Technical Staffing Consulting Success: People Not Paycheck

We recently heard a few of shocking numbers from a client that Solomon helps with technical staffing. The first is 38: The number of minutes work a staffing agency did to place him at his current job. The second is 366: the number of days the agency took to follow up with him to make sure he was getting on well in the new position. And that wasn’t the real reason for them checking in. He suspects that they just wanted to move him somewhere else so they could get another commission. The third number is 0: the number of times the staffing company met with him in person.

This story is troubling and yet illustrative of the main problem besetting the staffing industry in the past decade. People have become secondary to transactions, speed of placement and chasing profit. Certainly, every business wants and needs the latter, but rushing people into positions they may not fit in so you can move onto the next client can have horrendous consequences, both for the individual and their new organization.

For the employee, they may be unhappy with a company whose culture doesn’t match their personality and skills – almost inevitable when the placement organization does no face-to-face meetings to really get to know people. And for the business, hasty placements often put people in jobs they’re not well suited to, or in which they’re out of their depth. Both scenarios increase turnover, and so hike up immediate and long term costs.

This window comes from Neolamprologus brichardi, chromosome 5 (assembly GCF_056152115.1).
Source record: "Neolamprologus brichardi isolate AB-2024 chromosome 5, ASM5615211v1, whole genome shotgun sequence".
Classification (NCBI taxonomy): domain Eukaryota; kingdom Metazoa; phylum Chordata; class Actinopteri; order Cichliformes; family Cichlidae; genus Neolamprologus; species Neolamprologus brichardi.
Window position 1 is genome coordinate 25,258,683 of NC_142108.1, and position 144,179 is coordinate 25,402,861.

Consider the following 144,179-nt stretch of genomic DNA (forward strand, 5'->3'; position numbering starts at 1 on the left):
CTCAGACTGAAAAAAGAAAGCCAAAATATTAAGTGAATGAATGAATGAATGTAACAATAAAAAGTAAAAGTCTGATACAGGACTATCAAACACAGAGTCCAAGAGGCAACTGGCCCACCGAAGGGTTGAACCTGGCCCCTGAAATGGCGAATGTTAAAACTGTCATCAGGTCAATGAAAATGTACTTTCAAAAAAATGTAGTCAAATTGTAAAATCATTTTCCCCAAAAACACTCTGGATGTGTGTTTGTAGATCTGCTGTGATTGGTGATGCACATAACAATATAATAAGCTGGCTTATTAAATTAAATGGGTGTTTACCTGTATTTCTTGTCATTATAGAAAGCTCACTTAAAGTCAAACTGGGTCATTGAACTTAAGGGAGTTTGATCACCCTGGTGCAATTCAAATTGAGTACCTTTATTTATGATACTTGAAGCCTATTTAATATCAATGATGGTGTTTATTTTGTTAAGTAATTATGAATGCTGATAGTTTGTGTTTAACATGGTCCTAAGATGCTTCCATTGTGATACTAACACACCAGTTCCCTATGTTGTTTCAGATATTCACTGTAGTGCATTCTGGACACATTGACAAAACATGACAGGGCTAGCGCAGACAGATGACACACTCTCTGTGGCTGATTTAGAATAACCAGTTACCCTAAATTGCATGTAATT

Needless to say, when it came to our protagonist needing to fill technical vacancies at his company, he wanted something better than he experienced: a people-first approach that focuses on relationship building with clients and their possible hires. That’s why he chose, and why he now thinks of us as “partners” rather than recruiters.

We’ve since placed several individuals at this company in both full time and consulting positions. When he gets a call from us, this executive says we’ve found the right fit “99 percent of the time.” The reason? “Solomon works hard to understand our culture, to communicate regularly even when we don’t have openings and to match us with the right candidates.”

Another way in which Solomon has exceeded this individual’s expectations is by gathering feedback from staffing candidates who have interacted with his company and sharing this so the organization can continually improve.

“Solomon gives us constructive feedback on how we’re perceived, what candidates like and don’t like about our company and how we can improve. There’s a long term payoff from this two-way dialog, which I haven’t seen from any other technical staffing group.”

The foundation of this success comes down to a simple truth about Solomon’s approach: people, not paychecks. 

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